October 20, 2015 report
Researchers find new genetic variants that put heavy drinkers at higher risk of liver cirrhosis
Scientists know that most heavy drinkers develop an increase of fat in their livers, they also know that approximately 10 to 15 percent of heavy drinkers develop scarring of the liver—known as cirrhosis—which can lead to liver failure. What they'd like to better understand is why some heavy drinkers develop the disorder while others do not—to find out, they looked into the genes of a wide variety of heavy drinkers living in Germany, Belgium and the U.K. Such differences are obviously gene related, but until this study, just one genetic risk variant—in the gene PNPLA3—had been identified.
To learn more the researchers initially obtained genetic data on 410 heavy drinkers living in Germany that had developed cirrhosis and on 1,119 heavy drinkers that did not. They then obtained the same type of information for people living in Belgium and the U.K. Next, they conducted genetic imputation using the data they had obtained with information found in the 1000 Genomes Project and IMPUTE2. That allowed them to isolate differences between the two groups of heavy drinkers, and not only confirmed the variant in the PNPLA3 gene, but revealed two more, one in the MBOAT7 gene and the other in the TM6SF2 gene—all three of the genes involved, the team notes have been previously identified as important in the processing of fats, and now it appears that they are linked to cirrhosis as well.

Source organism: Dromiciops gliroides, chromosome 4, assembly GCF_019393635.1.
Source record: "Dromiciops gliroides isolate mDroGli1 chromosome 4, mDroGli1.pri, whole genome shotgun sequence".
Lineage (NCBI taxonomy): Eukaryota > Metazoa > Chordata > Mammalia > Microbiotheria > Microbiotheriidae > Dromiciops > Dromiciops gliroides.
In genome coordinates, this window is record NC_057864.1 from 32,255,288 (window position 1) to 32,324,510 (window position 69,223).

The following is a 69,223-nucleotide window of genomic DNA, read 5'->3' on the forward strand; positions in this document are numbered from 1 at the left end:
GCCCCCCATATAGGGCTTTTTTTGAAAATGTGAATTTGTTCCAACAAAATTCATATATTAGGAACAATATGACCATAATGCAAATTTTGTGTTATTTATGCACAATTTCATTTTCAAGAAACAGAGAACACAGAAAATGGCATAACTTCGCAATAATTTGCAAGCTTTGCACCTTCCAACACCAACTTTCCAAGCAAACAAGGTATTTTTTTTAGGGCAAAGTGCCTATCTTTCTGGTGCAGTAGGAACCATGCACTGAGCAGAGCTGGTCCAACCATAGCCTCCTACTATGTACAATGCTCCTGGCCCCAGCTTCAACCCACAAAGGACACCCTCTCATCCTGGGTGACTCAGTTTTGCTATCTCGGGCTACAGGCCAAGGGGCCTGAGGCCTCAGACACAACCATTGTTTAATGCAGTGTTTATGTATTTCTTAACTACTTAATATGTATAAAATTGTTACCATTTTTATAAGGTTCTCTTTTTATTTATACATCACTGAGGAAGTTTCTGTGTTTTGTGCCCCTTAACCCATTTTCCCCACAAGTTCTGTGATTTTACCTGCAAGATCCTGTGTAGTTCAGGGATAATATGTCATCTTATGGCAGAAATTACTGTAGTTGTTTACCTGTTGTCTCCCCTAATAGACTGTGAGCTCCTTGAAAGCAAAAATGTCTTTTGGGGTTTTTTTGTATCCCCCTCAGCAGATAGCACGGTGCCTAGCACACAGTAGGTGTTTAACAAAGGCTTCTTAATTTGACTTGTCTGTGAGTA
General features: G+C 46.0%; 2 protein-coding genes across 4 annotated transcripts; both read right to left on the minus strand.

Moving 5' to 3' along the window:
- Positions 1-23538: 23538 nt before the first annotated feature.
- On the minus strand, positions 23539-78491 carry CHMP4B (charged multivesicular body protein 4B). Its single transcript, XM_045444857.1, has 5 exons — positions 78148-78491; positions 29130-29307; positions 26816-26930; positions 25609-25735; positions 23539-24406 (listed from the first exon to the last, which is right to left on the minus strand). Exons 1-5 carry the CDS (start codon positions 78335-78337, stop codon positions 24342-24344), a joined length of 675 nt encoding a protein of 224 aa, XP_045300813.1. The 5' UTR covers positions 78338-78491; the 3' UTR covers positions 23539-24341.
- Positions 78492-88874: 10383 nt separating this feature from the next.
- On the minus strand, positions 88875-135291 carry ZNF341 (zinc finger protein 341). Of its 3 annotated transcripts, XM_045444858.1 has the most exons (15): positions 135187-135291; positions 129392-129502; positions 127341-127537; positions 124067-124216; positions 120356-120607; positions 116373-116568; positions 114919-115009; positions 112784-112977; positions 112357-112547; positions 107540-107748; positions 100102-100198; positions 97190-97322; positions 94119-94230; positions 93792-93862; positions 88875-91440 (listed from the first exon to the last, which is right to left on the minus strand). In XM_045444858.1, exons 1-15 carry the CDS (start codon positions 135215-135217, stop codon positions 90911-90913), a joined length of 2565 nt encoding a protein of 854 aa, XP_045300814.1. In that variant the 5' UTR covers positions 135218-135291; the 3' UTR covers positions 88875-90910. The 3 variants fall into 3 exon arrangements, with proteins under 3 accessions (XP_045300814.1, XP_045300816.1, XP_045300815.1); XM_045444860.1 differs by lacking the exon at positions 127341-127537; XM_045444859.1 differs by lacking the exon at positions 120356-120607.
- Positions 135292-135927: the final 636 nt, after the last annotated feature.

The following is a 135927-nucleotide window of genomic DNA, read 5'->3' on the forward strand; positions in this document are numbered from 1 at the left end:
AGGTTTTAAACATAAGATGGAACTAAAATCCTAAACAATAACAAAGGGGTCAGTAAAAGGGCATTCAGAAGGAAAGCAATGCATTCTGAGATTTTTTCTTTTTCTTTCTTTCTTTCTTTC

Isolating the genes responsible for putting heavy drinkers at increased risk of cirrhosis, the researchers note can help to single out those drinkers who are most at risk so that measures can be taken before serious damage can occur. It also might help in developing a means for preventing it from happening in the first place.
Alcohol misuse is the leading cause of cirrhosis and the second most common indication for liver transplantation in the Western world. We performed a genome-wide association study for alcohol-related cirrhosis in individuals of European descent (712 cases and 1,426 controls) with subsequent validation in two independent European cohorts (1,148 cases and 922 controls). We identified variants in the MBOAT7 (P = 1.03 × 10−9) and TM6SF2 (P = 7.89 × 10−10) genes as new risk loci and confirmed rs738409 in PNPLA3 as an important risk locus for alcohol-related cirrhosis (P = 1.54 × 10−48) at a genome-wide level of significance. These three loci have a role in lipid processing, suggesting that lipid turnover is important in the pathogenesis of alcohol-related cirrhosis.
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